Employer Facing Big Bill For Requiring Workers to Clock Out for Bathroom Breaks

January 5, 2016, 6:56 PM UTC
Berlin Inaugurates Gender-Neutral Toilets
BERLIN, GERMANY - NOVEMBER 24: Urinals hang on a wall in a newly-inaugurated gender-free toilet at the office building of the city's Senate Administration for Work, Integration and Women (Senatsverwaltung fuer Arbeit, Integration und Frauen) on November 24, 2015 in Berlin, Germany. The administration has converted four of its previously separate men's and women's toilets to gender-free toilets in a sign of respect towards Berlin's trans-gender community, who otherwise often face potentially uncomfortable decisions or confrontations in the use of public toilets. (Photo by Sean Gallup/Getty Images)
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An employer that had required workers to clock out for bathroom breaks has been ordered to pay at least $1.7 million in damages and back pay.

American Future Systems Inc., a newsletter publisher that employs mostly telemarketers, is required to submit a proposal on how it will manage payment by Thursday, after a judge ruled in December that the Malvern-based company was in the wrong, according to the Philadelphia Inquirer.

American Future Systems will be required to pay out at least $1.75 million in back pay and damages to around 6,000 workers spread across 14 call centers. The company and Department of Labor are still working out how much the total cost will be.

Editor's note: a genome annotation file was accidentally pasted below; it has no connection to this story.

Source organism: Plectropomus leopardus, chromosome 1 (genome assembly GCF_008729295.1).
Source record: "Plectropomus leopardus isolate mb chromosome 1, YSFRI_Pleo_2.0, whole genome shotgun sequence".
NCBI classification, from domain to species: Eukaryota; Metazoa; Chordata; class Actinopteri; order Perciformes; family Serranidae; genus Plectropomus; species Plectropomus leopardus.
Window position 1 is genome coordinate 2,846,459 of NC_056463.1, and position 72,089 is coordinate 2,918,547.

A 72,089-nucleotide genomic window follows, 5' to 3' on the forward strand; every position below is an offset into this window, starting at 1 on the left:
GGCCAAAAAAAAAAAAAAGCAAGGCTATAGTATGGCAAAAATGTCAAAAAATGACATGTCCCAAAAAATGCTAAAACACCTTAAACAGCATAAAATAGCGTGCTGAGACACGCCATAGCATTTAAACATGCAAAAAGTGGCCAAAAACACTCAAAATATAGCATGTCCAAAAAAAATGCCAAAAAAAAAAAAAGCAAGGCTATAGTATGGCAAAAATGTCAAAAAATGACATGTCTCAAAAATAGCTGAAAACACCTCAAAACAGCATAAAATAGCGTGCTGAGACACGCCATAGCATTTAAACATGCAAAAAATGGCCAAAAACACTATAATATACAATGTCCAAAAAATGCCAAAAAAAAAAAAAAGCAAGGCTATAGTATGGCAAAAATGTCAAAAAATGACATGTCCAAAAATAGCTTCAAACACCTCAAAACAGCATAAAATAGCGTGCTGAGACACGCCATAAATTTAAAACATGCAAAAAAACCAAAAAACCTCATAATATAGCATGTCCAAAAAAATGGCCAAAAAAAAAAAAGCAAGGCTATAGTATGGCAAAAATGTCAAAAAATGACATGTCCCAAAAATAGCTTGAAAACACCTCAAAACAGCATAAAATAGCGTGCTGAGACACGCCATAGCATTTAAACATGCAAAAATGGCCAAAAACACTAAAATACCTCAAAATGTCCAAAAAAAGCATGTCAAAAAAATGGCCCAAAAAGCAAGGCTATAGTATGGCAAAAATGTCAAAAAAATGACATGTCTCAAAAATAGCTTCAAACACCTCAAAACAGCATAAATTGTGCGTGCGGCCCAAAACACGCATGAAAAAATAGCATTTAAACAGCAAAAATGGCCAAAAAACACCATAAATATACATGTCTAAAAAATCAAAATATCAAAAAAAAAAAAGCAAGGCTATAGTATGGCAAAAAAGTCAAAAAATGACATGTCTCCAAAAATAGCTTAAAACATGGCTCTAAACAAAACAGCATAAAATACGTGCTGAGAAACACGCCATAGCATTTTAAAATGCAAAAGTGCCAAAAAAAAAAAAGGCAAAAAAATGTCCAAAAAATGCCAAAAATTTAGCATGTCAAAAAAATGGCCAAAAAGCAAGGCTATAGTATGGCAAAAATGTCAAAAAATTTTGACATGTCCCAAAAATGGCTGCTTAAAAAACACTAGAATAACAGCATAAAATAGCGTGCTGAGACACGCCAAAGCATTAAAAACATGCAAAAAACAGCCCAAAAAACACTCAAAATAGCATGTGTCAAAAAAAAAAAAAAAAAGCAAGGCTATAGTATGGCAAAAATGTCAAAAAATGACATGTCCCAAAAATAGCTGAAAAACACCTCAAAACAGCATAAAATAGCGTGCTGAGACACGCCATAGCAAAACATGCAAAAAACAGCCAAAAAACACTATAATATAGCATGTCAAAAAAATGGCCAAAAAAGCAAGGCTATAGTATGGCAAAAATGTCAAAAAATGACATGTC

The Labor Department filed a lawsuit against the company in 2012 after discovering that, after accounting for unpaid breaks as short as two or three minutes throughout the day, employees weren’t earning a $7.25 minimum wage. “For far too long, American Future Systems penalized its employees for taking breaks to meet the most basic needs during the work day — stretching their legs, getting a glass of water or just using the restroom,” Jim Cain, the district director for the Department of Labor’s Wage and Hour Division, said in a press release. “The judge’s decision reaffirms how clear the FLSA [Fair Labor Standards Act] is about short breaks being compensable, and goes a long way in making these employees whole by awarding liquidated damages.”

The Fair Labor Standards Act doesn’t require companies to give their employees lunch or coffee breaks, but short breaks are covered for compensation under the law, according to the Department of Labor.

Fortune reached out to the company and will update this story with any response.